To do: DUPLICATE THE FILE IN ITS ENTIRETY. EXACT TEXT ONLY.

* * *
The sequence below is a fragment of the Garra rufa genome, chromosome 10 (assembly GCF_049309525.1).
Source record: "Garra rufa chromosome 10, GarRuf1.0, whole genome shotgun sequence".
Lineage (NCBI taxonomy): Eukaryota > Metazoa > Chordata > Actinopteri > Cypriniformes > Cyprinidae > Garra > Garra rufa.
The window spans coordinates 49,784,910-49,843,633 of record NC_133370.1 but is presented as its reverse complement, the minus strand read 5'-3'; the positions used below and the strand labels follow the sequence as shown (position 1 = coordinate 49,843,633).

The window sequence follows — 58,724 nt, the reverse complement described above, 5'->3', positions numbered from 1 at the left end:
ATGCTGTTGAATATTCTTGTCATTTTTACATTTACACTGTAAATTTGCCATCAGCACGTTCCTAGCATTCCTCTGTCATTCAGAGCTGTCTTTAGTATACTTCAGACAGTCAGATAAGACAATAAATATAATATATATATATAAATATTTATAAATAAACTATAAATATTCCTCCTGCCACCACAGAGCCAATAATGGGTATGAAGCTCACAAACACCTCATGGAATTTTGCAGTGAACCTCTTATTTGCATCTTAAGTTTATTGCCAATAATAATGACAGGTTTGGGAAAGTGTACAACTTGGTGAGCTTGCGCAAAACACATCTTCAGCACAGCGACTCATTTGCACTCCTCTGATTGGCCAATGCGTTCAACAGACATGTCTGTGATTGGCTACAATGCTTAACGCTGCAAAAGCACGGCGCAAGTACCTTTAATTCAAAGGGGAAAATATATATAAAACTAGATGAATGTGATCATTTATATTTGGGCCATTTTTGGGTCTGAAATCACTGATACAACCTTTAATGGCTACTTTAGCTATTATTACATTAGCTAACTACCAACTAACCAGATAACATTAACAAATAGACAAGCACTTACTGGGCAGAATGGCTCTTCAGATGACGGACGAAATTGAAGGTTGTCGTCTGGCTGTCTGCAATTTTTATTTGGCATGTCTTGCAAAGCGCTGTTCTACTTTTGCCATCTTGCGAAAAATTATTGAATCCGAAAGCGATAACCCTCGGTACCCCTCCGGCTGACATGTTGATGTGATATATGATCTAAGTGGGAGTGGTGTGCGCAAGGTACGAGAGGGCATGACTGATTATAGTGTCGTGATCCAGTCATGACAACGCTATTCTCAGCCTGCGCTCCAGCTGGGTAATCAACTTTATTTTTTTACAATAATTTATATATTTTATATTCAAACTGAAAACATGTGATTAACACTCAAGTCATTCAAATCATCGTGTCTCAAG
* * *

The sequence below is a fragment of the Garra rufa genome, chromosome 10 (assembly GCF_049309525.1).
Source record: "Garra rufa chromosome 10, GarRuf1.0, whole genome shotgun sequence".
Lineage (NCBI taxonomy): Eukaryota > Metazoa > Chordata > Actinopteri > Cypriniformes > Cyprinidae > Garra > Garra rufa.
The window spans coordinates 49,784,910-49,843,633 of record NC_133370.1 but is presented as its reverse complement, the minus strand read 5'-3'; the positions used below and the strand labels follow the sequence as shown (position 1 = coordinate 49,843,633).

The window sequence follows — 58,724 nt, the reverse complement described above, 5'->3', positions numbered from 1 at the left end:
ATGCTGTTGAATATTCTTGTCATTTTTACATTTACACTGTAAATTTGCCATCAGCACGTTCCTAGCATTCCTCTGTCATTCAGAGCTGTCTTTAGTATACTTCAGACAGTCAGATAAGACAATAAATATAATATATATATATAAATATTTATAAATAAACTATAAATATTCCTCCTGCCACCACAGAGCCAATAATGGGTATGAAGCTCACAAACACCTCATGGAATTTTGCAGTGAACCTCTTATTTGCATCTTAAGTTTATTGCCAATAATAATGACAGGTTTGGGAAAGTGTACAACTTGGTGAGCTTGCGCAAAACACATCTTCAGCACAGCGACTCATTTGCACTCCTCTGATTGGCCAATGCGTTCAACAGACATGTCTGTGATTGGCTACAATGCTTAACGCTGCAAAAGCACGGCGCAAGTACCTTTAATTCAAAGGGGAAAATATATATAAAACTAGATGAATGTGATCATTTATATTTGGGCCATTTTTGGGTCTGAAATCACTGATACAACCTTTAATGGCTACTTTAGCTATTATTACATTAGCTAACTACCAACTAACCAGATAACATTAACAAATAGACAAGCACTTACTGGGCAGAATGGCTCTTCAGATGACGGACGAAATTGAAGGTTGTCGTCTGGCTGTCTGCAATTTTTATTTGGCATGTCTTGCAAAGCGCTGTTCTACTTTTGCCATCTTGCGAAAAATTATTGAATCCGAAAGCGATAACCCTCGGTACCCCTCCGGCTGACATGTTGATGTGATATATGATCTAAGTGGGAGTGGTGTGCGCAAGGTACGAGAGGGCATGACTGATTATAGTGTCGTGATCCAGTCATGACAACGCTATTCTCAGCCTGCGCTCCAGCTGGGTAATCAACTTTATTTTTTTACAATAATTTATATATTTTATATTCAAACTGAAAACATGTGATTAACACTCAAGTCATTCAAATCATCGTGTCTCAAG